By the time we settled in, it was 5:00. Since all sites would be closing soon, we went downstairs to ask about any shows. We found out Wicked was playing, and we jumped on a bus to head over there. We ended up getting tickets for that night’s show at 7:30. We had a little time, so we went into Victoria Station across the street to look for some dinner. The back of our bus tickets had a deal for a meal at McDonalds so that’s where we ate. Now I know I’ve been eating a lot of American fast food when I travel, but you have to realize that McDonalds and Burger King are the cheapest, easiest, quickest options over here. We sat next to a family with two little boys to eat, and I loved just listening to them talk. The boys were so cute with their British accents! I wish I had a British accent. I kind of want to live in London for a while, just so I can come back with the accent.

After dinner it was time to get our seats for the show. We paid about 40 pounds for our seats in the balcony, but it was definitely worth it. The show was amazing! During intermission, we moved to the center seats because they were empty and had a clearer view for the second half. This was my first time seeing the show, but I have the soundtrack of the original cast, so I know the songs. It was interesting to hear them with a British accent though.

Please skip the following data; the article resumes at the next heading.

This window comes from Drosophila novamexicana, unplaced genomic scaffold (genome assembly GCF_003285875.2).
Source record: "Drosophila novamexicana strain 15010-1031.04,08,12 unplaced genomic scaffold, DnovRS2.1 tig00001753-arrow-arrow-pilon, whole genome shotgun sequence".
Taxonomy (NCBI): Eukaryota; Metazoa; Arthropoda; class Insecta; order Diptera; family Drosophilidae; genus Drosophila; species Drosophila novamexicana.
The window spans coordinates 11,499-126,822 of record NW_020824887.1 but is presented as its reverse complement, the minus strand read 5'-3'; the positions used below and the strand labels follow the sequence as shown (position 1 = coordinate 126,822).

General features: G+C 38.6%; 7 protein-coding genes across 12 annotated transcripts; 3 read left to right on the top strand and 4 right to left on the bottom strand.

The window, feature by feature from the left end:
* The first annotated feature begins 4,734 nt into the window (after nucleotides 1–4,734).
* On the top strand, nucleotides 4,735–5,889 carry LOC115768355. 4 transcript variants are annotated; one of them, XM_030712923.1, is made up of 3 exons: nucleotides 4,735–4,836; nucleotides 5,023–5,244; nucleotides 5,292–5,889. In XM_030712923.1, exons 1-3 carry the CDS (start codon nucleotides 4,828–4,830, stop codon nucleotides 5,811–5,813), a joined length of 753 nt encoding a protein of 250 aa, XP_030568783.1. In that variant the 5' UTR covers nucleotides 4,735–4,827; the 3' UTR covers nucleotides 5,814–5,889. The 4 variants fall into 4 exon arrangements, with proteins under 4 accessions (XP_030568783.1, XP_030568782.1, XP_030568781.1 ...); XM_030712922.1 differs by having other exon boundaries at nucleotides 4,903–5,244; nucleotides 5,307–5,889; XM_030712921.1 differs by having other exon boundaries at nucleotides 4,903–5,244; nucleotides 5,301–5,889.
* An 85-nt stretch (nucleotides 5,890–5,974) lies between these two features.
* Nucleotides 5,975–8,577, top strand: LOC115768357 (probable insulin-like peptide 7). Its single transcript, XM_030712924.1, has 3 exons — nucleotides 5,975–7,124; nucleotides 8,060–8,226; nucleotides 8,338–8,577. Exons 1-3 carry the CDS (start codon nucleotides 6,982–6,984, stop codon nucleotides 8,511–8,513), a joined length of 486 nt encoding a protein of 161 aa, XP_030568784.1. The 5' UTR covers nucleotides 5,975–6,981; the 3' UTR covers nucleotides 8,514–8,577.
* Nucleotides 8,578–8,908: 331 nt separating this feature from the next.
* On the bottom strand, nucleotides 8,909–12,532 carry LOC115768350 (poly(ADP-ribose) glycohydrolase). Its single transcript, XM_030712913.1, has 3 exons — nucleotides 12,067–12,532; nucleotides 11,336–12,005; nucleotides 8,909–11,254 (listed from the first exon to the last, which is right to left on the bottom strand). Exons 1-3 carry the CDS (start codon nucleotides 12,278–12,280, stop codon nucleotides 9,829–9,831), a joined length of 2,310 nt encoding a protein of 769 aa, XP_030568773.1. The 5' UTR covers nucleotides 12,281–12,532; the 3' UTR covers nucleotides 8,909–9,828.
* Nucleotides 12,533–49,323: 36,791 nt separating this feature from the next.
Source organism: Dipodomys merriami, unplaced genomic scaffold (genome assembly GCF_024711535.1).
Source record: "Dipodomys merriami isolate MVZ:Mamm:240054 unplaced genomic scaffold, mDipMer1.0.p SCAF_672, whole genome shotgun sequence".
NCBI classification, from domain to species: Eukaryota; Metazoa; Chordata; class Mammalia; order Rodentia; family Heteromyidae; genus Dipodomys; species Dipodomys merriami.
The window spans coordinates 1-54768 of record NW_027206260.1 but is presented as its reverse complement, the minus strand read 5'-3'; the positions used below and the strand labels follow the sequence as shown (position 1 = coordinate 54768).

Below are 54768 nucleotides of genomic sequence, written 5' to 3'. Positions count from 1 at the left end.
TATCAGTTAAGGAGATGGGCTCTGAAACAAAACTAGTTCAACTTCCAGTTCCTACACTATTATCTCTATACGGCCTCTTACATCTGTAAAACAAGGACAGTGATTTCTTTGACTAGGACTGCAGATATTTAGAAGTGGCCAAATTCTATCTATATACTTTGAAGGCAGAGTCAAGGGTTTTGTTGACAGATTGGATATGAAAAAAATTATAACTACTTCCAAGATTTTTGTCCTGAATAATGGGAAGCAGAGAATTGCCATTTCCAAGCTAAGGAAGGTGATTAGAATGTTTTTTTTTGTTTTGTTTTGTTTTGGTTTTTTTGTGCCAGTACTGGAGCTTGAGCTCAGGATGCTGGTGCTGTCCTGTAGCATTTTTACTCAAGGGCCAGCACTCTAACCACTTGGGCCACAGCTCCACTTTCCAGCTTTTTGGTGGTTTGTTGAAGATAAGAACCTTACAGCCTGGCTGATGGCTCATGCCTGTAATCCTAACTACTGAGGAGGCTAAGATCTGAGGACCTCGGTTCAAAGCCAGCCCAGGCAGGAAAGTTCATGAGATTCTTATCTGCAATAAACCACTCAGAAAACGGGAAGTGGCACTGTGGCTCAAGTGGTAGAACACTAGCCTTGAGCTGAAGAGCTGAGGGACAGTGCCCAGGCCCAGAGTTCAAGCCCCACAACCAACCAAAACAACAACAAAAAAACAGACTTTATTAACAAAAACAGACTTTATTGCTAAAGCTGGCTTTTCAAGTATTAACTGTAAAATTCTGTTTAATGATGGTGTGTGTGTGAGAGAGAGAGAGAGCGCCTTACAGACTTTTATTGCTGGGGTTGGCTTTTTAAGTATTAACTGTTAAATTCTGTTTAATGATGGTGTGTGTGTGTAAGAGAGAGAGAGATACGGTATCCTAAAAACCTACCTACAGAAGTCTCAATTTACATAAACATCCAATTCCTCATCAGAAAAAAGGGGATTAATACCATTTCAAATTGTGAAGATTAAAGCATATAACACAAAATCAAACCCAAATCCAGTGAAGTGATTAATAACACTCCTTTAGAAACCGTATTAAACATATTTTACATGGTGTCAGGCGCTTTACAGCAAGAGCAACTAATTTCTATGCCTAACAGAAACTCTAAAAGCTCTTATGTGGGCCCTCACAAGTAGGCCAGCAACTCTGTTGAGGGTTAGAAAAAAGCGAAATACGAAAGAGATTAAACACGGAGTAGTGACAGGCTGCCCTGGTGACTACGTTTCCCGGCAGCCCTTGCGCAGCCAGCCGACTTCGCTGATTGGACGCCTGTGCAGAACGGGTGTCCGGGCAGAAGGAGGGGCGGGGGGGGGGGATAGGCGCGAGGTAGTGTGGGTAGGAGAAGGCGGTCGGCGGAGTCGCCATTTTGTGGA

After the show we went back to the hostel and went to bed early. Friday we did our city walking tour. I had found a suggested path online to see all the important monuments and buildings in the Westminster area. We ended up not following the exact path, but saw plenty to keep us satisfied. We walked along the river and crossed the London Eye. This is where all the pretty, old buildings are. We saw the Whitehall gardens, then went up to Trafalgar Square. Since it was Easter weekend, they were set up for some kind of reenactment of the passion in the plaza. After that we passed under the Admiralty Arch and entered St. James’s Park. My friend Anna recommended we walk through this park because it’s so pretty, and she was right. As we were walking along the road leading to Buckingham, the mounted guards passed us. When we reached Buckingham Palace, there was a huge crowd of people. We asked someone what was going on, and they said we should stick around because the changing of the guard would start in fifteen minutes. I don’t know when these people started gathering to see it, but there was no good spot left. We ended up standing on our tiptoes and straining our necks. It was cool to hear the bagpipes and the marching band, but really, I wasn’t that impressed by it. It was just a bunch of soldiers marching into the gates.